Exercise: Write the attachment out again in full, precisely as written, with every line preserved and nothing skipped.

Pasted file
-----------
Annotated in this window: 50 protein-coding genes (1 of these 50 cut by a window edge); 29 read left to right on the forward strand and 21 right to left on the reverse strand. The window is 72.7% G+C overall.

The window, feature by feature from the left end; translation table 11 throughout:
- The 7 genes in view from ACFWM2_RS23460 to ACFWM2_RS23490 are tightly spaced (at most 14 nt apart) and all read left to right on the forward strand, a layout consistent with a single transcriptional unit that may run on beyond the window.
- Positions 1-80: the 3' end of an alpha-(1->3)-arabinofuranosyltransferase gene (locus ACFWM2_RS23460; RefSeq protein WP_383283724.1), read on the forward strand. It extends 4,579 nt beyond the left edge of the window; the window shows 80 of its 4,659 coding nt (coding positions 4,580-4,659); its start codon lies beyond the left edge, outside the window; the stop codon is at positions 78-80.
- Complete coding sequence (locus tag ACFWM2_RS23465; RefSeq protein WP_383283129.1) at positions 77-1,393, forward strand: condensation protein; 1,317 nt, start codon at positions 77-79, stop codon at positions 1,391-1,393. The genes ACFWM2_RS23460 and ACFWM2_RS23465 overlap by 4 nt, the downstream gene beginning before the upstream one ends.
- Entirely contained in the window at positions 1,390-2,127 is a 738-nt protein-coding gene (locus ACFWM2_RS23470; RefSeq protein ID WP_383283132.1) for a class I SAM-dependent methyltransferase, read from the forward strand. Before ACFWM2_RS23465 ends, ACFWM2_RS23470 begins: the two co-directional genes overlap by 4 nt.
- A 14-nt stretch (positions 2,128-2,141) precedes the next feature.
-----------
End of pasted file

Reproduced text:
Annotated in this window: 50 protein-coding genes (1 of these 50 cut by a window edge); 29 read left to right on the forward strand and 21 right to left on the reverse strand. The window is 72.7% G+C overall.

The window, feature by feature from the left end; translation table 11 throughout:
- The 7 genes in view from ACFWM2_RS23460 to ACFWM2_RS23490 are tightly spaced (at most 14 nt apart) and all read left to right on the forward strand, a layout consistent with a single transcriptional unit that may run on beyond the window.
- Positions 1-80: the 3' end of an alpha-(1->3)-arabinofuranosyltransferase gene (locus ACFWM2_RS23460; RefSeq protein WP_383283724.1), read on the forward strand. It extends 4,579 nt beyond the left edge of the window; the window shows 80 of its 4,659 coding nt (coding positions 4,580-4,659); its start codon lies beyond the left edge, outside the window; the stop codon is at positions 78-80.
- Complete coding sequence (locus tag ACFWM2_RS23465; RefSeq protein WP_383283129.1) at positions 77-1,393, forward strand: condensation protein; 1,317 nt, start codon at positions 77-79, stop codon at positions 1,391-1,393. The genes ACFWM2_RS23460 and ACFWM2_RS23465 overlap by 4 nt, the downstream gene beginning before the upstream one ends.
- Entirely contained in the window at positions 1,390-2,127 is a 738-nt protein-coding gene (locus ACFWM2_RS23470; RefSeq protein ID WP_383283132.1) for a class I SAM-dependent methyltransferase, read from the forward strand. Before ACFWM2_RS23465 ends, ACFWM2_RS23470 begins: the two co-directional genes overlap by 4 nt.
- A 14-nt stretch (positions 2,128-2,141) precedes the next feature.